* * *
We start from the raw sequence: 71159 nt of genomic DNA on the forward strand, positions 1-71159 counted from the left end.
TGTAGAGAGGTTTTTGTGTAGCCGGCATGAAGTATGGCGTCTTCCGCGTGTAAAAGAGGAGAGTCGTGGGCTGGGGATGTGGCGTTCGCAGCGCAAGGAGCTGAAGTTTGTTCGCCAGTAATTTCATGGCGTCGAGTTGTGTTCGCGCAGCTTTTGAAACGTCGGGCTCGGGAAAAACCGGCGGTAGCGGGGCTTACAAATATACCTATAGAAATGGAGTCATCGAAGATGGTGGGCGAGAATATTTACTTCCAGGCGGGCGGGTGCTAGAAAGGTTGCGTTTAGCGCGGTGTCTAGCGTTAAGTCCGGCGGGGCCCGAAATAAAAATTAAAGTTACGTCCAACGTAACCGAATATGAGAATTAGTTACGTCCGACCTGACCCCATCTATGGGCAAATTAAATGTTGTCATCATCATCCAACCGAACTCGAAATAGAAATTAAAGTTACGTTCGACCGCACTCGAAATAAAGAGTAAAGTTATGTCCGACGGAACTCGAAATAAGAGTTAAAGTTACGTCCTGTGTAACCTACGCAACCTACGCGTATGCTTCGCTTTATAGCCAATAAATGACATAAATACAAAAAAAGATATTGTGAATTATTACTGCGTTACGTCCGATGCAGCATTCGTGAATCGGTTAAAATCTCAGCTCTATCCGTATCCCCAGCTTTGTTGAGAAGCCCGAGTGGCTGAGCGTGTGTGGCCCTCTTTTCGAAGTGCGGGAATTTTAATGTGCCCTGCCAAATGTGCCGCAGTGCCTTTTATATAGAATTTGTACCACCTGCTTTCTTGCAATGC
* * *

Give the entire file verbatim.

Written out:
We start from the raw sequence: 71159 nt of genomic DNA on the forward strand, positions 1-71159 counted from the left end.
TGTAGAGAGGTTTTTGTGTAGCCGGCATGAAGTATGGCGTCTTCCGCGTGTAAAAGAGGAGAGTCGTGGGCTGGGGATGTGGCGTTCGCAGCGCAAGGAGCTGAAGTTTGTTCGCCAGTAATTTCATGGCGTCGAGTTGTGTTCGCGCAGCTTTTGAAACGTCGGGCTCGGGAAAAACCGGCGGTAGCGGGGCTTACAAATATACCTATAGAAATGGAGTCATCGAAGATGGTGGGCGAGAATATTTACTTCCAGGCGGGCGGGTGCTAGAAAGGTTGCGTTTAGCGCGGTGTCTAGCGTTAAGTCCGGCGGGGCCCGAAATAAAAATTAAAGTTACGTCCAACGTAACCGAATATGAGAATTAGTTACGTCCGACCTGACCCCATCTATGGGCAAATTAAATGTTGTCATCATCATCCAACCGAACTCGAAATAGAAATTAAAGTTACGTTCGACCGCACTCGAAATAAAGAGTAAAGTTATGTCCGACGGAACTCGAAATAAGAGTTAAAGTTACGTCCTGTGTAACCTACGCAACCTACGCGTATGCTTCGCTTTATAGCCAATAAATGACATAAATACAAAAAAAGATATTGTGAATTATTACTGCGTTACGTCCGATGCAGCATTCGTGAATCGGTTAAAATCTCAGCTCTATCCGTATCCCCAGCTTTGTTGAGAAGCCCGAGTGGCTGAGCGTGTGTGGCCCTCTTTTCGAAGTGCGGGAATTTTAATGTGCCCTGCCAAATGTGCCGCAGTGCCTTTTATATAGAATTTGTACCACCTGCTTTCTTGCAATGC